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Are you experiencing a post-holiday emotional hangover?

Picture this: you just started your intuitive eating journey and are exploring food freedom, giving yourself permission to have foods you really enjoy and rarely eat, without guilt. The 1-2 weeks around Christmas/New Year’s held so many fun foods for you and you’re so happy that you were able to enjoy some of your faves with minimal/no guilt or compensatory workouts to “make up” for it!


But now you’re “back to reality” and, while you were able to keep the judgy thoughts away in the moment, they come rushing back. If you’re thinking…


“That was fun and all, but now it’s time to get back on track.”

“Should I really have eaten that much?”

“I definitely could have made better choices.”

“I really over-indulged.”

“I ate like shit.”

“Why did I let myself go like that?”

“Does unconditional permission to eat mean over-stuffing myself the whole time?”

“Maybe I just can’t be trusted around food.”

“The idea of food freedom and listening to my body is nice and all, but maybe it’s just not for me.”


STOP RIGHT THERE! You’re experiencing what I like to call a post-holiday emotional hangover: while you were able to give yourself permission to have foods that you enjoyed in the moment over the holidays, all the guilt, shame, fear of weight gain, and panic you managed to quell in the last couple of weeks all of a sudden comes rushing back and hits you like a train.


If this is the first time you’ve practiced food freedom over the holidays in a while, this reaction actually makes a lot of sense. When was the last time you actually felt like you could trust yourself around food, especially during the holidays? How many opportunities have you had to practice unconditional permission to eat, mindful eating, food neutrality, and being a compassionate voice of reassurance and nurturance for yourself? Probably not many. So of course the holidays felt uncomfy - not because you did anything wrong, but because it was different from what you’re used to. Any time we step outside our comfort zone, there’s bound to be some discomfort. But that is not synonymous with failure. And, contrary to the panicky thoughts you may be having, rebounding to past restrictive behaviors, diets, and military-grade exercise regimes are not the answer!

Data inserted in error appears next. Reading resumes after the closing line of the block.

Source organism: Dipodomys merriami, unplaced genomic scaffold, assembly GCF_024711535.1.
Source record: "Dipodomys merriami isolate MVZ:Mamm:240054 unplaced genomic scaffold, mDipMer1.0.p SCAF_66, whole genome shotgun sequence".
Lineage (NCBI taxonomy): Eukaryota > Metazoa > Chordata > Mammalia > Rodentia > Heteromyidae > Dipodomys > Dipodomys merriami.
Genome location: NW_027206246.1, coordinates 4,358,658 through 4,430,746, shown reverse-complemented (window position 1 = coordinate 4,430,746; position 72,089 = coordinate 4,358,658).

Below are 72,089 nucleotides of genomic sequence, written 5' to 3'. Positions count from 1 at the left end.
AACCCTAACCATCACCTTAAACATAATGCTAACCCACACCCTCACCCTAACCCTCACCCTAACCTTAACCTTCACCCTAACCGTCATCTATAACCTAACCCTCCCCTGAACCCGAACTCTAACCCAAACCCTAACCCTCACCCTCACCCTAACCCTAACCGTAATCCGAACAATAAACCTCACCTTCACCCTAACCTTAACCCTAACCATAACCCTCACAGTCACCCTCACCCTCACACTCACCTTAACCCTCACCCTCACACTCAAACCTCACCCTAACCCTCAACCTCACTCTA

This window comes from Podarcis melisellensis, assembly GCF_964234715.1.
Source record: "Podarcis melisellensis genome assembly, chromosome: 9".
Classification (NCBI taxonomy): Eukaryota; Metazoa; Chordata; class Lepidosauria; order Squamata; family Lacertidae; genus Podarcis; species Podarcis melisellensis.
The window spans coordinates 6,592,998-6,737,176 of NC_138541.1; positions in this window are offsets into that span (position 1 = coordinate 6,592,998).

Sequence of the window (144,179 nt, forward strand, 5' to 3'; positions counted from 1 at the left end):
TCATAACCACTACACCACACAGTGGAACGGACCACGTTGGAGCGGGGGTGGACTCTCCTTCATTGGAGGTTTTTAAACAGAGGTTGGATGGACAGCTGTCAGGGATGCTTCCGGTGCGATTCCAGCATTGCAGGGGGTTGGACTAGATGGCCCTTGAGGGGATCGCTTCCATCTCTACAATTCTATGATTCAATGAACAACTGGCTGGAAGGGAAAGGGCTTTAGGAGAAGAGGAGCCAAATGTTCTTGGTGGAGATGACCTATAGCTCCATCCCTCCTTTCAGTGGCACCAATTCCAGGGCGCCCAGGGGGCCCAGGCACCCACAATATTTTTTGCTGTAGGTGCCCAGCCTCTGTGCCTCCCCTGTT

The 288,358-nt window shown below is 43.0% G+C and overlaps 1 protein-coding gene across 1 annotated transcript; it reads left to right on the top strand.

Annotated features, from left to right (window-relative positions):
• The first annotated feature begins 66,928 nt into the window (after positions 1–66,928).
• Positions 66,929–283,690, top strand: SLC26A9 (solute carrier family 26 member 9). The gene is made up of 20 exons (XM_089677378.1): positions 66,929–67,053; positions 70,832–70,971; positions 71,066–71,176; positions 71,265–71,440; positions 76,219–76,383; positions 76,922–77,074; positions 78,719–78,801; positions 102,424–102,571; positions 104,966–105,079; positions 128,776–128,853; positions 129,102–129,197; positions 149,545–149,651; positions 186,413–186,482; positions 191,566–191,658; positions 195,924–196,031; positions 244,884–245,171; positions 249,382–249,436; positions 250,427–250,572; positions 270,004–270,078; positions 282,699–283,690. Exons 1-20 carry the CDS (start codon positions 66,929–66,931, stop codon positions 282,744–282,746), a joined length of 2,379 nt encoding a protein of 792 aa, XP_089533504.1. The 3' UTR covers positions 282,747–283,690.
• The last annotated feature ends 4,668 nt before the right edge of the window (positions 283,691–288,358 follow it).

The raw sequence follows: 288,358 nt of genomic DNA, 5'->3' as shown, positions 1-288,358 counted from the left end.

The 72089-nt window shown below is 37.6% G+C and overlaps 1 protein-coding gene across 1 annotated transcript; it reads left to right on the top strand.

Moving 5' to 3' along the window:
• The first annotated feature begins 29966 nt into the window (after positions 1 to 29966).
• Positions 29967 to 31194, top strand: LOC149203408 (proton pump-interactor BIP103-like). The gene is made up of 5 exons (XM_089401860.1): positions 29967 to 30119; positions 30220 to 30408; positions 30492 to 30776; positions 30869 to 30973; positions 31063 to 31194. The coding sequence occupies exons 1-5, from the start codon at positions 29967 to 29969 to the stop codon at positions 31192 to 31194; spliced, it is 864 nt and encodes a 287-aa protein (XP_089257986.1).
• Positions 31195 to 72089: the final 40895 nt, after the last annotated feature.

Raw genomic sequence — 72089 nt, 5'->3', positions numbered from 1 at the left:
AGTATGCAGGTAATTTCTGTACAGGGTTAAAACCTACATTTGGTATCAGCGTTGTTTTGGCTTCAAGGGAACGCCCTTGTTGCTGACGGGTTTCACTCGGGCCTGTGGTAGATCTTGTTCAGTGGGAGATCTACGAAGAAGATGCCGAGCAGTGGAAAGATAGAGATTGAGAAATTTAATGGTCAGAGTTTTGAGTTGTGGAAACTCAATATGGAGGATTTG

Let’s think of a different yet similar example.


If you celebrated anything this winter, were you around any kids? Did they get toys? Were there any they wanted for a long time or were really excited about? How much did they play with them?


If you weren’t around kids, do you remember how you felt when you got those extra-special gifts that one day or week out of the year? Of course they were exciting - maybe your friends already had that certain toy you wanted, you’d seen it in online or in stores, you imagined what it would be like playing with it, or you waited ALL YEAR for it - how could you not be chomping at the bit to finally open this present?!


Fast forward several months. I’d bet that, more than likely, that same toy you couldn’t get enough of was now tucked away with all your other toys. Nothing super special about it, because you got everything you wanted out of it. You could play with it whenever you wanted, so you did. But eventually, the excitement and pleasure wore off as time wore on.


How do you think that experience would have changed if you were only allowed to play with that toy for one week over the holiday season? What if, in the new year, you weren’t allowed to play with it again until the next holiday celebration? You’d probably be sad, feel like you were missing out, and find ways to sneak the toy when nobody was looking.


Now think about how this applies to food - those foods that are especially reserved for the holiday season. Or your birthday. Or Valentine's day.


Is the next best step to cure this hangover to cut down on those satisfying, “indulgent” foods, and pretend like they don’t exist? ORRR does it make more sense to try and start incorporating these foods more often so that they can become more neutral? The process of eating a food continuously, and thus decreasing strong emotional ties to it, has been researched and even has a name: habituation. It explains why including more delicious foods more often - NOT avoiding them or keeping them out of the house - can actually help us not lose our shit around them!


So if you’re feeling the hangover this year, I get it. There are valid reasons for this. And while your knee jerk reaction may be to become a mean, lean, clean food hermit, your emotions and body may actually be telling you that you have an opportunity to continue improving your relationship with food!

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